“Reports of the ERA’s Death Have Been Greatly Exaggerated” (Part 6)

This is the final installment in a six-part series examining the half-century fight to add women to the U.S. Constitution—and a game plan on where we go from here.

Get caught up:

Part 6: Highlights of This Year in the Fight for the ERA

“With COVID-19, we see once again, women are on the frontlines, and we’re still at the back of the line.”

Rep. Jackie Speier (D-Calif.) had the zinger of the night during last week’s virtual town hall hosted by the ERA Coalition, with federal and state legislators as well as activists.

Speier, who introduced the House resolution to remove the timeline for ratification of the ERA, also noted, “156 countries around the world already have this in their constitutions.”

“If our rights are in the Constitution, they can’t be erased or rolled back by the changing political whims of legislators, judges or occupants of the White House,” says Rep. Carolyn Maloney (D-N.Y.), another leading advocate for the ERA in Congress.

But this year is critical for the fate of the Equal Rights Amendment.

“This is 2020, the 100th anniversary of the women’s right to vote. We should be seizing on that anniversary to motivate and activate,” said Sen. Lisa Murkowski (R-Alaska), the Senator who introduced the Senate resolution to remove the timeline.

But during last week’s town hall, she admitted: “The problem is on my side of the aisle.”

This sentiment has been long echoed by Feminist Majority Foundation president (and Ms. publisher) Eleanor Smeal, who for part of the 1970s and ’80s was president of the National Organization for Women, which led the ERA fight. 

“The ERA resolution is being blocked by McConnell and by the leadership of the Republican party. That’s why we have to flip the Senate. It isn’t individual Republicans. I believe if the ERA were put on the Senate floor, we would pass it. The problem is the leadership, and whoever they are beholden to. We must flip the Senate to have leadership that will remove the time line.”

But today, despite resistance from Republicans in Congress and from the Trump administration, public support for the ERA is currently sky-high: The American Bar Association’s (ABA) 2020 Survey of Civic Literacy showed that a wide majority of respondents—83 percent—believe the Equal Rights Amendment (ERA) should be ratified and incorporated into the U.S. Constitution. Only 8 percent opposed.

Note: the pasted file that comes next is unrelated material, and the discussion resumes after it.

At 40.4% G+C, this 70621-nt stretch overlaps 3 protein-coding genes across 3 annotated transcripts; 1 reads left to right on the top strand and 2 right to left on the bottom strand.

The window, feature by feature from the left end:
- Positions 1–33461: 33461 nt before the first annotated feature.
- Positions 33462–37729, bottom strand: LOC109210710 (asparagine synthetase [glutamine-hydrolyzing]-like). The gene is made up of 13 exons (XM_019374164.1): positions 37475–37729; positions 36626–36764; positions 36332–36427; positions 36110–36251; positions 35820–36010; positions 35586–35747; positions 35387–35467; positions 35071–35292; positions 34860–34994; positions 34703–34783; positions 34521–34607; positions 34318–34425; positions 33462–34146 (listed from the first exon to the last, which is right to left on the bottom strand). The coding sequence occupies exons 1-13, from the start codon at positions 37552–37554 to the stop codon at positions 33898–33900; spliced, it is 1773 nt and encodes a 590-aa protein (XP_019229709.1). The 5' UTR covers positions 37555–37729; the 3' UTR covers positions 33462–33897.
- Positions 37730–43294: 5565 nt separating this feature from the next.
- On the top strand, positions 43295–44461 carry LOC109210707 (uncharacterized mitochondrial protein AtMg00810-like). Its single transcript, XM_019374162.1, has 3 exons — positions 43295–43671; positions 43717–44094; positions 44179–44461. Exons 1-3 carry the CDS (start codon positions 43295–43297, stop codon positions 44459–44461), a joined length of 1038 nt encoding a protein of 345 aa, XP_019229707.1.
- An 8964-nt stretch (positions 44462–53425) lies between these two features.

“That’s a powerful statement about what the public believes in,” said ABA president Judy Perry Martinez, for it “tells us is that Americans believe in equal rights for women and they know that until those words are in our Constitution, those equal rights will not in fact be believed and achieved by all.”

But, just like in the initial push for the ERA in the 1970s, opposition from business interests, especially the insurance industry, are ERA enemy number one.

“Reports of the ERA’s Death Have Been Greatly Exaggerated” (Part 6)
1979: An ERA demonstration in Florida. (Florida Memory / Flickr)

“‘Women’s equality’ is not just words,” Smeal says. “It means real things, especially in the area of money. It means you have to stop discriminating against women in employment and in annuities, life insurance and health insurance. It involves billions and billions of dollars.”

Of course, earlier this year, under the leadership of Speaker Nancy Pelosi (D-Calif.), the House of Representatives voted to remove the arbitrary time line for the ERA with a bipartisan 232–183 vote.

“With this resolution, we take a giant step toward equality for women, progress for families and a stronger America—because we know when women succeed, America succeeds,” Pelosi said at a press conference ahead of the vote.

Meaning this fall, all eyes will be on the Senate.

“Women’s equality will be spelled out in the Constitution,” said Maloney. “And we will spell it E-R-A.”


Carrie N. Baker, J.D., Ph.D., is the Sylvia Dlugasch Bauman professor of American Studies and the chair of the Program for the Study of Women and Gender at Smith College. She is a contributing editor at Ms. magazine. You can contact Dr. Baker at cbaker@msmagazine.com or follow her on Twitter @CarrieNBaker.